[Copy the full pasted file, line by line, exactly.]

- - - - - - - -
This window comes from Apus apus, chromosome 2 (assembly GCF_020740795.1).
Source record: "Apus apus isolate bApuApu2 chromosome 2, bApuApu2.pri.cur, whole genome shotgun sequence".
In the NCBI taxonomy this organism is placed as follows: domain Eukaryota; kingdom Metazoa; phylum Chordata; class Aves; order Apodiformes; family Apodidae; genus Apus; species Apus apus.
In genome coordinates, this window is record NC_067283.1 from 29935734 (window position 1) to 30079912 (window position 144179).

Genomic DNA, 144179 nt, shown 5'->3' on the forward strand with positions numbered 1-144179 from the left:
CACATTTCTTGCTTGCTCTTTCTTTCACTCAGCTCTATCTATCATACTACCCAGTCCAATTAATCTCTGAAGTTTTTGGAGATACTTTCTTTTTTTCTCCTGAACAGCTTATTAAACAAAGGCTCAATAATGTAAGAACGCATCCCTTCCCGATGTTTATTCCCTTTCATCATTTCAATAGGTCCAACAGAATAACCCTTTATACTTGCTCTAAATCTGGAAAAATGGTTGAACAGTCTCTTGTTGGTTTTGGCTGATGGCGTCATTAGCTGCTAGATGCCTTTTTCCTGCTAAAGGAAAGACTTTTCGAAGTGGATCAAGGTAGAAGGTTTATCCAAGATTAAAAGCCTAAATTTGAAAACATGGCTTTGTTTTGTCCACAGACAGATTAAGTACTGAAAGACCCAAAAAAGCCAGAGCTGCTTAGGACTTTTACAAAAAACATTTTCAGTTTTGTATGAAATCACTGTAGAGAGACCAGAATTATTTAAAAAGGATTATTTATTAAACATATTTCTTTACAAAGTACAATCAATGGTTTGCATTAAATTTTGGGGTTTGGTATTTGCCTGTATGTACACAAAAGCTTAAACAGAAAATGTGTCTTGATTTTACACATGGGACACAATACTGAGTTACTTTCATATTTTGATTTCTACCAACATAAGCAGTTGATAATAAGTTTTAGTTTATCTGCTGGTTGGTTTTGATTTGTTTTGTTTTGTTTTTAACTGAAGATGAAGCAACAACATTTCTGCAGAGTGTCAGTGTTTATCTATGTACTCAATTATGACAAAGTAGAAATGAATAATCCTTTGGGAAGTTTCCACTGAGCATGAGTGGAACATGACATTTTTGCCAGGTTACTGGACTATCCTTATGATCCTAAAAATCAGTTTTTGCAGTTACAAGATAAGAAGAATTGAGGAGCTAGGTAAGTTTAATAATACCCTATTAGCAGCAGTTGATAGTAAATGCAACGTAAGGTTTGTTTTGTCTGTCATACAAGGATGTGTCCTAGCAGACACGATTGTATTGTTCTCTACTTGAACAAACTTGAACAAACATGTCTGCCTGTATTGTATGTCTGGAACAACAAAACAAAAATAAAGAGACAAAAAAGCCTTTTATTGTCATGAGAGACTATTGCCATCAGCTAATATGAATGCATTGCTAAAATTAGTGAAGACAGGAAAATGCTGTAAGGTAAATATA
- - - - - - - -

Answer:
This window comes from Apus apus, chromosome 2 (assembly GCF_020740795.1).
Source record: "Apus apus isolate bApuApu2 chromosome 2, bApuApu2.pri.cur, whole genome shotgun sequence".
In the NCBI taxonomy this organism is placed as follows: domain Eukaryota; kingdom Metazoa; phylum Chordata; class Aves; order Apodiformes; family Apodidae; genus Apus; species Apus apus.
In genome coordinates, this window is record NC_067283.1 from 29935734 (window position 1) to 30079912 (window position 144179).

Genomic DNA, 144179 nt, shown 5'->3' on the forward strand with positions numbered 1-144179 from the left:
CACATTTCTTGCTTGCTCTTTCTTTCACTCAGCTCTATCTATCATACTACCCAGTCCAATTAATCTCTGAAGTTTTTGGAGATACTTTCTTTTTTTCTCCTGAACAGCTTATTAAACAAAGGCTCAATAATGTAAGAACGCATCCCTTCCCGATGTTTATTCCCTTTCATCATTTCAATAGGTCCAACAGAATAACCCTTTATACTTGCTCTAAATCTGGAAAAATGGTTGAACAGTCTCTTGTTGGTTTTGGCTGATGGCGTCATTAGCTGCTAGATGCCTTTTTCCTGCTAAAGGAAAGACTTTTCGAAGTGGATCAAGGTAGAAGGTTTATCCAAGATTAAAAGCCTAAATTTGAAAACATGGCTTTGTTTTGTCCACAGACAGATTAAGTACTGAAAGACCCAAAAAAGCCAGAGCTGCTTAGGACTTTTACAAAAAACATTTTCAGTTTTGTATGAAATCACTGTAGAGAGACCAGAATTATTTAAAAAGGATTATTTATTAAACATATTTCTTTACAAAGTACAATCAATGGTTTGCATTAAATTTTGGGGTTTGGTATTTGCCTGTATGTACACAAAAGCTTAAACAGAAAATGTGTCTTGATTTTACACATGGGACACAATACTGAGTTACTTTCATATTTTGATTTCTACCAACATAAGCAGTTGATAATAAGTTTTAGTTTATCTGCTGGTTGGTTTTGATTTGTTTTGTTTTGTTTTTAACTGAAGATGAAGCAACAACATTTCTGCAGAGTGTCAGTGTTTATCTATGTACTCAATTATGACAAAGTAGAAATGAATAATCCTTTGGGAAGTTTCCACTGAGCATGAGTGGAACATGACATTTTTGCCAGGTTACTGGACTATCCTTATGATCCTAAAAATCAGTTTTTGCAGTTACAAGATAAGAAGAATTGAGGAGCTAGGTAAGTTTAATAATACCCTATTAGCAGCAGTTGATAGTAAATGCAACGTAAGGTTTGTTTTGTCTGTCATACAAGGATGTGTCCTAGCAGACACGATTGTATTGTTCTCTACTTGAACAAACTTGAACAAACATGTCTGCCTGTATTGTATGTCTGGAACAACAAAACAAAAATAAAGAGACAAAAAAGCCTTTTATTGTCATGAGAGACTATTGCCATCAGCTAATATGAATGCATTGCTAAAATTAGTGAAGACAGGAAAATGCTGTAAGGTAAATATA